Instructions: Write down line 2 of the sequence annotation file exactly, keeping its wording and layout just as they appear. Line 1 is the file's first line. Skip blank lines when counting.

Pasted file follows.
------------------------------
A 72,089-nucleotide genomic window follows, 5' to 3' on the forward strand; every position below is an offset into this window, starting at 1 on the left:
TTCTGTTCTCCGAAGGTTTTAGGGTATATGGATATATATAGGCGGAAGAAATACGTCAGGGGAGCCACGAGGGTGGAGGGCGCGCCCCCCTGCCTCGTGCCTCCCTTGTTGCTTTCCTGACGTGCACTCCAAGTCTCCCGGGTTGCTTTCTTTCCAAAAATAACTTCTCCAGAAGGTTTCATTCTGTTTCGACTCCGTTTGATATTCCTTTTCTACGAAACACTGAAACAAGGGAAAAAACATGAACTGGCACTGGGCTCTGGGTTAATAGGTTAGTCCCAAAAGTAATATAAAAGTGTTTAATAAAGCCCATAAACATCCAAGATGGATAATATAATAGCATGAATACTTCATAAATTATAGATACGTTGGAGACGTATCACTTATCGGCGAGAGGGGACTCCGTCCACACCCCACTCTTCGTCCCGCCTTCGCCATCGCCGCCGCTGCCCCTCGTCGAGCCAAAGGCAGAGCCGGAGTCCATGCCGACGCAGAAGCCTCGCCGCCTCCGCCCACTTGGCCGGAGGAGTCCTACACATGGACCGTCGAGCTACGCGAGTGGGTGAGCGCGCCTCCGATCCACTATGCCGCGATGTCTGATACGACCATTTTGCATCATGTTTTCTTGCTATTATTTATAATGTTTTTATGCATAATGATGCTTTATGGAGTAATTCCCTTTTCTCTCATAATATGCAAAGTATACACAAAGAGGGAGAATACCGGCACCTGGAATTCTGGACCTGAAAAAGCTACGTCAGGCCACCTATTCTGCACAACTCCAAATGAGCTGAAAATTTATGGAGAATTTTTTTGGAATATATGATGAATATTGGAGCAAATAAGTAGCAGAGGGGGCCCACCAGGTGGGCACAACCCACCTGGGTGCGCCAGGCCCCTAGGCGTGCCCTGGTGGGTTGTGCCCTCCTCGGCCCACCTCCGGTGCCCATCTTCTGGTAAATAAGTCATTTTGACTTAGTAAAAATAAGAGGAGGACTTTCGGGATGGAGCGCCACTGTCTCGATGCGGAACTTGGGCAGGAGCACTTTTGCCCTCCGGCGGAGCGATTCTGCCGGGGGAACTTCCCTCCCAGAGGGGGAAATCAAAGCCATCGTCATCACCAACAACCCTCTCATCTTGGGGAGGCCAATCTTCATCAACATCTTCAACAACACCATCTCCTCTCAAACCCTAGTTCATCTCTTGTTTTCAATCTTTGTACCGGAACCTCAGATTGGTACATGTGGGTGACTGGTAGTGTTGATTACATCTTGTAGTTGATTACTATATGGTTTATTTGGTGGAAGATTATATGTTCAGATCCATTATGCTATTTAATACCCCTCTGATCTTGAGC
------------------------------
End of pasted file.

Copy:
TTCTGTTCTCCGAAGGTTTTAGGGTATATGGATATATATAGGCGGAAGAAATACGTCAGGGGAGCCACGAGGGTGGAGGGCGCGCCCCCCTGCCTCGTGCCTCCCTTGTTGCTTTCCTGACGTGCACTCCAAGTCTCCCGGGTTGCTTTCTTTCCAAAAATAACTTCTCCAGAAGGTTTCATTCTGTTTCGACTCCGTTTGATATTCCTTTTCTACGAAACACTGAAACAAGGGAAAAAACATGAACTGGCACTGGGCTCTGGGTTAATAGGTTAGTCCCAAAAGTAATATAAAAGTGTTTAATAAAGCCCATAAACATCCAAGATGGATAATATAATAGCATGAATACTTCATAAATTATAGATACGTTGGAGACGTATCACTTATCGGCGAGAGGGGACTCCGTCCACACCCCACTCTTCGTCCCGCCTTCGCCATCGCCGCCGCTGCCCCTCGTCGAGCCAAAGGCAGAGCCGGAGTCCATGCCGACGCAGAAGCCTCGCCGCCTCCGCCCACTTGGCCGGAGGAGTCCTACACATGGACCGTCGAGCTACGCGAGTGGGTGAGCGCGCCTCCGATCCACTATGCCGCGATGTCTGATACGACCATTTTGCATCATGTTTTCTTGCTATTATTTATAATGTTTTTATGCATAATGATGCTTTATGGAGTAATTCCCTTTTCTCTCATAATATGCAAAGTATACACAAAGAGGGAGAATACCGGCACCTGGAATTCTGGACCTGAAAAAGCTACGTCAGGCCACCTATTCTGCACAACTCCAAATGAGCTGAAAATTTATGGAGAATTTTTTTGGAATATATGATGAATATTGGAGCAAATAAGTAGCAGAGGGGGCCCACCAGGTGGGCACAACCCACCTGGGTGCGCCAGGCCCCTAGGCGTGCCCTGGTGGGTTGTGCCCTCCTCGGCCCACCTCCGGTGCCCATCTTCTGGTAAATAAGTCATTTTGACTTAGTAAAAATAAGAGGAGGACTTTCGGGATGGAGCGCCACTGTCTCGATGCGGAACTTGGGCAGGAGCACTTTTGCCCTCCGGCGGAGCGATTCTGCCGGGGGAACTTCCCTCCCAGAGGGGGAAATCAAAGCCATCGTCATCACCAACAACCCTCTCATCTTGGGGAGGCCAATCTTCATCAACATCTTCAACAACACCATCTCCTCTCAAACCCTAGTTCATCTCTTGTTTTCAATCTTTGTACCGGAACCTCAGATTGGTACATGTGGGTGACTGGTAGTGTTGATTACATCTTGTAGTTGATTACTATATGGTTTATTTGGTGGAAGATTATATGTTCAGATCCATTATGCTATTTAATACCCCTCTGATCTTGAGC